1. Trust synthtopia readers to completely miss what I was saying. I was saying two things:

        1. The M-Audio KeyStation, a “class-compliant” MIDI keyboard that works out of the box on iOS when connected to the Apple USB Camera Connection Kit does not work at all when connected to the ICM4+’s host port. Every other keyboard controller I have (e.g. CME Xkey, QuNexus) works fine with the ICM4+, but the M-Audio does not. It’s not a power issue!!! Connecting the KeyStation to a powered USB hub does not help at all. And, as I mentioned, it works fine when connected directly to the iOS device via the Apple CCK. There is currently no resolution to this problem, although previous M-Audio devices have also had problems with previous iConnectMIDI devices, and the ICM4+ FAQ blames the devices for not actually being class compliant even though they are advertised that way and even though they work fine with Mac OS, iOS and Windows without any special drivers or software.

        2. One of the fantastic things about the ICM4+ is that it powers your iOS device while you play!! Another awesome thing is that you can connect two (!) iOS devices, like an iPhone and an iPad, to the ICM4+ simultaneously!! However, in order to power your iPhone or your iPad while you play you need to 1) connect it to the appropriate front port and 2) connect it with a special cable made specifically for iConnectMIDI devices. The ICM4+ includes one of these cables, but in order to connect two devices you need to acquire another special cable. You can’t use a regular USB cable – it will not charge the iOS device!! I bought another special iConnectivity cable and it works great. The 30-pin cable also works with the Apple 30-pin-to-lightning adapter, but I may buy a special lightning version of the cable as well.

        1. By the way, another cool thing you can do is simply to use the ICM4+ to connect USB MIDI devices to 5-pin MIDI synths. This enables you to use the Xkey to play a Prophet ’08, which is fantastic because it enables the use of polyphonic aftertouch, which the Xkey produces and the P’08 recognizes.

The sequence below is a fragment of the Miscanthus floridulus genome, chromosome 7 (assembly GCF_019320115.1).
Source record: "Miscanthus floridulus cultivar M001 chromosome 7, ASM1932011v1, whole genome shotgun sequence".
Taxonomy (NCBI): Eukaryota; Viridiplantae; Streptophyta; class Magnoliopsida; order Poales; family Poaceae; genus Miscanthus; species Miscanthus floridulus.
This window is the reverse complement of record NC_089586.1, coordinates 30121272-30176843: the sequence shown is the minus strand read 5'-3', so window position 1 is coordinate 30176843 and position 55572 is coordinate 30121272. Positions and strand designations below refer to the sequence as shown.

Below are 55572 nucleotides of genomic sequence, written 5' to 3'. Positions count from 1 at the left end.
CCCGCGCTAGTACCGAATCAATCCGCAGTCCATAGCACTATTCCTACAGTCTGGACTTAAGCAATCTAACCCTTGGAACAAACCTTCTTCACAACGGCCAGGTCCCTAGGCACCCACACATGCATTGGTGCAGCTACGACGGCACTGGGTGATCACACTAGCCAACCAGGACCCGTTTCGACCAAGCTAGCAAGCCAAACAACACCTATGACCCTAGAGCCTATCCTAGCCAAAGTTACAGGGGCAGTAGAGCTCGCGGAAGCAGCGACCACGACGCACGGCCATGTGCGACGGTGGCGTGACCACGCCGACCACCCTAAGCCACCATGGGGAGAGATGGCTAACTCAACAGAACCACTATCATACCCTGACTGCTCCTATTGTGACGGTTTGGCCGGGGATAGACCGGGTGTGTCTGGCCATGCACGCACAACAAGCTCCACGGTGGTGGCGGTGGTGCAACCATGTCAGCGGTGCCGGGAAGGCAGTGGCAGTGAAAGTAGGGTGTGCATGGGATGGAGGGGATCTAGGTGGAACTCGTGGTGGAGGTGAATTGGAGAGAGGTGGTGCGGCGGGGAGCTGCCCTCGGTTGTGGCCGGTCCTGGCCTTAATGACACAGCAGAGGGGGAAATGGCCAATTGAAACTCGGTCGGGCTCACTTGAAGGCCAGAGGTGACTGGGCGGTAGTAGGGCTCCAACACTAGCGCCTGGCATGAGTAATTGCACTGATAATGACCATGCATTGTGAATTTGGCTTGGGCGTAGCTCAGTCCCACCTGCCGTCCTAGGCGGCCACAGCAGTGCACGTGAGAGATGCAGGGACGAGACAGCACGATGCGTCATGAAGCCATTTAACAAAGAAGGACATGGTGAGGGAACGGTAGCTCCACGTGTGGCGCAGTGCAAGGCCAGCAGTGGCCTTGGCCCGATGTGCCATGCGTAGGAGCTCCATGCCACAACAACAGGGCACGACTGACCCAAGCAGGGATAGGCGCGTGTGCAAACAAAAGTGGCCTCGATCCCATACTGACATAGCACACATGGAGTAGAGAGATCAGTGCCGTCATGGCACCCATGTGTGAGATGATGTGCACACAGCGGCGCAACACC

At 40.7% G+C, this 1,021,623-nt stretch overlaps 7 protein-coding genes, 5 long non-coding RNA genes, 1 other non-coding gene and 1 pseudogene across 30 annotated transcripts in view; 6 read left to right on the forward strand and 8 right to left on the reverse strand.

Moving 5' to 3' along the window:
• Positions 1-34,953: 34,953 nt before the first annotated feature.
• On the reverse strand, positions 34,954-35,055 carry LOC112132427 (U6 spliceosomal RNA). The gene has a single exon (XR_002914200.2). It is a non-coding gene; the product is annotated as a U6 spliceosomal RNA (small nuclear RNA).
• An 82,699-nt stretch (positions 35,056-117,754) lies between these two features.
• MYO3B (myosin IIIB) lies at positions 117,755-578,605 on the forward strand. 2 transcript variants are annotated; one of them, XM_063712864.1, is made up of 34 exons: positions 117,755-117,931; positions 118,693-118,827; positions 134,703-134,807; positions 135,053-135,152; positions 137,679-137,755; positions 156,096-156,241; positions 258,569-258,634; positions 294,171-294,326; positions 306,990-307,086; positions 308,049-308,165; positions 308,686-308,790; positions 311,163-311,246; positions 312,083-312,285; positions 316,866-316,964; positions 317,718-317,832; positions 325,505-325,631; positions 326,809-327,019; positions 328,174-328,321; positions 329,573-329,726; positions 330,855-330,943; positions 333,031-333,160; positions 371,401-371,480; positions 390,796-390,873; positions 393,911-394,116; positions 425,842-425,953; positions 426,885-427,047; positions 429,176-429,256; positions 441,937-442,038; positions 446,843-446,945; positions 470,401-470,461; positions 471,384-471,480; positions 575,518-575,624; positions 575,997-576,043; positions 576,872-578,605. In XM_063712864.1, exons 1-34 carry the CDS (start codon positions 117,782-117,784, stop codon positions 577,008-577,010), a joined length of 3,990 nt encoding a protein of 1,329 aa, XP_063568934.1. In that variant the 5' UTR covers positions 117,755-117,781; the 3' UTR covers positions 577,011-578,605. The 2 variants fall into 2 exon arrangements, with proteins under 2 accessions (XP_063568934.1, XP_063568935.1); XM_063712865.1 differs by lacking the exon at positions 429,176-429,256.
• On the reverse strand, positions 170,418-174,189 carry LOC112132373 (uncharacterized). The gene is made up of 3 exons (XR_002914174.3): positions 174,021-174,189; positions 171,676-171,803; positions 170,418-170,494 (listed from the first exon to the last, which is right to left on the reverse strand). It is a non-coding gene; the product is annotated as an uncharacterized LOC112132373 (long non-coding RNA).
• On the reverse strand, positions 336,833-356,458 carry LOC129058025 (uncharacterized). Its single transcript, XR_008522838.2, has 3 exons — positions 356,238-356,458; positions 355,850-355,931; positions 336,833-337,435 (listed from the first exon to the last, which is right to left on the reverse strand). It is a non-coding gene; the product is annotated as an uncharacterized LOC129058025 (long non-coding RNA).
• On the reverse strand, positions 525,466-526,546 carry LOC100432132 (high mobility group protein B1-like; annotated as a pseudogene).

1. Of course, you can also use a full-blown computer – or a little computer like a Raspberry Pi – to do this. I am sure that the ICM4+ is basically a little computer like the Pi..

    2. Oh, they just did! From iOS 8 iOS and Mac devices will show up as MIDI devices using Bluethooth LE with no noticeably latency 😀

      1. Wait, are you saying that BlueTooth MIDI enables me to send MIDI from my Mac to the iPad (e.g. from Ableton Live on the Mac to/from Animoog on the iPad) and back seamlessly, wirelessly, and with low latency?? That sounds utterly magical!

        Now if they could just figure out low-latency audio streaming…

  3. Can someone explain exactly what audio pass through is? Does it work like a sound card? Sorry if this is a basic question just not sure how it’s implemented

  4. Audio pass thru allows you to send audio from one midi device out to a DAW that can receive midi/audio. So you can play an app on your iPad, and without reaching for an audio cable, have it appear as audio by setting up the correct midi connection in Ableton. It works flawlessly too.

    1. This product is not an iPad sound card. It is an advanced midi routing device that supports mac, pc and IOS. Its very useful if you have an iPad, but its also the most advanced midi router available (as far as I am aware), so its hardly IOS specific.